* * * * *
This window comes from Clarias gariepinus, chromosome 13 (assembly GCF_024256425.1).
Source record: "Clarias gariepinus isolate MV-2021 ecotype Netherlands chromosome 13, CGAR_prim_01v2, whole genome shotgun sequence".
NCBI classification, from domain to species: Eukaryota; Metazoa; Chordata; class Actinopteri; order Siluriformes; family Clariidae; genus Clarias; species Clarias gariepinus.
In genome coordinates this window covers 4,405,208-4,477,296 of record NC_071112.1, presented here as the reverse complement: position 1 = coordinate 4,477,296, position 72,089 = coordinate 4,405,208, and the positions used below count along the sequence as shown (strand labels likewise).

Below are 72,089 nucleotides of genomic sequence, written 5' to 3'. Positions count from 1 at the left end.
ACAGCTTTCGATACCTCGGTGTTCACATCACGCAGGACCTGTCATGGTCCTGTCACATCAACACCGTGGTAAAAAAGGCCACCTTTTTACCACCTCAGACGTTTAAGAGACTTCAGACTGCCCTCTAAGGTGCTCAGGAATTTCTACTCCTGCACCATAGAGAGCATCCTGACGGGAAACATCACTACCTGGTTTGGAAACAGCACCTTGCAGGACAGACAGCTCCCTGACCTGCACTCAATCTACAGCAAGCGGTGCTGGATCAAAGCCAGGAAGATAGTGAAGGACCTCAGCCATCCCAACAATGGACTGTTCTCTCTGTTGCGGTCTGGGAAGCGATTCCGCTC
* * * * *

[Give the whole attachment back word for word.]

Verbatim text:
This window comes from Clarias gariepinus, chromosome 13 (assembly GCF_024256425.1).
Source record: "Clarias gariepinus isolate MV-2021 ecotype Netherlands chromosome 13, CGAR_prim_01v2, whole genome shotgun sequence".
NCBI classification, from domain to species: Eukaryota; Metazoa; Chordata; class Actinopteri; order Siluriformes; family Clariidae; genus Clarias; species Clarias gariepinus.
In genome coordinates this window covers 4,405,208-4,477,296 of record NC_071112.1, presented here as the reverse complement: position 1 = coordinate 4,477,296, position 72,089 = coordinate 4,405,208, and the positions used below count along the sequence as shown (strand labels likewise).

Below are 72,089 nucleotides of genomic sequence, written 5' to 3'. Positions count from 1 at the left end.
ACAGCTTTCGATACCTCGGTGTTCACATCACGCAGGACCTGTCATGGTCCTGTCACATCAACACCGTGGTAAAAAAGGCCACCTTTTTACCACCTCAGACGTTTAAGAGACTTCAGACTGCCCTCTAAGGTGCTCAGGAATTTCTACTCCTGCACCATAGAGAGCATCCTGACGGGAAACATCACTACCTGGTTTGGAAACAGCACCTTGCAGGACAGACAGCTCCCTGACCTGCACTCAATCTACAGCAAGCGGTGCTGGATCAAAGCCAGGAAGATAGTGAAGGACCTCAGCCATCCCAACAATGGACTGTTCTCTCTGTTGCGGTCTGGGAAGCGATTCCGCTC